A few readers e-mailed me about the weekend Q&A with Art Cooley, the La Jolla resident who helped get DDT banned in the United States and who founded Environmental Defense Fund.
They wanted to know Cooley’s opinion on the debate about DDT use for combating malaria-spreading mosquitoes in Africa. It’s been controversial. The World Health Organization recommended spraying in 2006. In the United States, widespread spraying of the chemical nearly wiped out bald eagles, brown pelicans, ospreys and other birds. But it’s effective at killing mosquitoes, and Africa (particularly sub-Saharan) suffers an estimated 1 million malaria deaths annually.
I e-mailed Cooley, who replied:
The DDT ban in the US was based solely on the effects [on] wildlife. Since there was no malaria in the US it was never an issue. Some have criticized us by using the ban in the US to charge us with enabling others to ban DDT in malaria countries. I think that is a specious argument. EDF has supported the use of DDT indoors in malarial countries but there are better deterrents, e.g. mosquito netting and the new drug that has been synthesized from an Artemisia.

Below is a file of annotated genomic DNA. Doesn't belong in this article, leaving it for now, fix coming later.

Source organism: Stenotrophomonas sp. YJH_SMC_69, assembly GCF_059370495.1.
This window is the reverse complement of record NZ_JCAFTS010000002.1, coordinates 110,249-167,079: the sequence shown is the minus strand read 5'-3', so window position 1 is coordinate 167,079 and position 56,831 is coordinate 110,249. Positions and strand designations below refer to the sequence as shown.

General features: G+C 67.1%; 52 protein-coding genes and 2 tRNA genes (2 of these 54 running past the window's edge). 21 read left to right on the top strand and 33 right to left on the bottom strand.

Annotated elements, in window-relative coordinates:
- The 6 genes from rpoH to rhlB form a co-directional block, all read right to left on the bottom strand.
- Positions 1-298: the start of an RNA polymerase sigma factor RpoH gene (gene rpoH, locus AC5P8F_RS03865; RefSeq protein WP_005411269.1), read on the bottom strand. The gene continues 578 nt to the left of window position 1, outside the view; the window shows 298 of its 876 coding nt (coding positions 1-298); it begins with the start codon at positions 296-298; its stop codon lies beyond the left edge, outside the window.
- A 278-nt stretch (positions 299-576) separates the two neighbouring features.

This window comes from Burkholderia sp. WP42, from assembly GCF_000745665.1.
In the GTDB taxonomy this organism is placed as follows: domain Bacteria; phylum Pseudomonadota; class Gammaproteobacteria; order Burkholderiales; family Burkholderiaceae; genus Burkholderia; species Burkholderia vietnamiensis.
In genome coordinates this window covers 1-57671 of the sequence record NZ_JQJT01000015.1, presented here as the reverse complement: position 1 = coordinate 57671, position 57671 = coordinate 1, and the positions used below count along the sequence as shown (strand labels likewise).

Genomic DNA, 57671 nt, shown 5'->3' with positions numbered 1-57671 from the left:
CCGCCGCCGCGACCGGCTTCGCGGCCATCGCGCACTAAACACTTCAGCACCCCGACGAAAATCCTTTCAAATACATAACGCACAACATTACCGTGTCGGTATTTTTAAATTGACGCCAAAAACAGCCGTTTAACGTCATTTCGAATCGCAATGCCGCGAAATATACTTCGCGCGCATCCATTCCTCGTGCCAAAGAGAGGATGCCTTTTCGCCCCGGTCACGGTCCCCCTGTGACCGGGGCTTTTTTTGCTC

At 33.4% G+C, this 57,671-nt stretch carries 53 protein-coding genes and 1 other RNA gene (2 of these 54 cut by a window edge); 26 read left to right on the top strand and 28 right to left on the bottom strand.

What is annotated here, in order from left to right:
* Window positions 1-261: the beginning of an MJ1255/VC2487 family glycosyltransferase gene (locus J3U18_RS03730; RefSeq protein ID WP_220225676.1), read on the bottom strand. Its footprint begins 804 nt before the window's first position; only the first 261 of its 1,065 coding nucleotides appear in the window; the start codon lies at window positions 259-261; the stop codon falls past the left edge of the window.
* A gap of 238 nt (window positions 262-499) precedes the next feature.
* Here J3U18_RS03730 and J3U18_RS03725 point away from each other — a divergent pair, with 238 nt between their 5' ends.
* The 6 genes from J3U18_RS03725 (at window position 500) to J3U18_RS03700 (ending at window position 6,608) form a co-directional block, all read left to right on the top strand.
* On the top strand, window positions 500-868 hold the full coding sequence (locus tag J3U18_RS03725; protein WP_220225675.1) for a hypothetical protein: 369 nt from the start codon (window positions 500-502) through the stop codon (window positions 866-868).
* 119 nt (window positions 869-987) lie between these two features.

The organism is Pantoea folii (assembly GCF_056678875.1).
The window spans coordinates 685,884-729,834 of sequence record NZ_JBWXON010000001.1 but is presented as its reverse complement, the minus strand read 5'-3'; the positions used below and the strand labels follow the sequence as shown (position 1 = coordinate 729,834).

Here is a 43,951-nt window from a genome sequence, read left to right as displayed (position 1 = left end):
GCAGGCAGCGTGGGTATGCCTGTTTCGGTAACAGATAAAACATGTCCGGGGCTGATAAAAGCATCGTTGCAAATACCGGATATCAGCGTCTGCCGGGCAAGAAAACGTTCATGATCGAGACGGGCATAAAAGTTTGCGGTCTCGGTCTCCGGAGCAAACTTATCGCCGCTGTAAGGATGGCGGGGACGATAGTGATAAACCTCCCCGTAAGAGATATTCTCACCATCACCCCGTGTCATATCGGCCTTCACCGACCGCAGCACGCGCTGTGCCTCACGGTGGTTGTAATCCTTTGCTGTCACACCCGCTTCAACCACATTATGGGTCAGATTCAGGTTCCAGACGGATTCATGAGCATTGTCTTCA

Just spraying pesticides around in the environment isn’t a very targeted way to tackle the problem. I can remember being in the Orinoco years ago and seeing that the spraying applicators actually painted on the outside of the houses the date they sprayed inside the house. I would not object to that but as I had said above there are more effective ways. And mosquito netting is cheap. It just takes some organizing.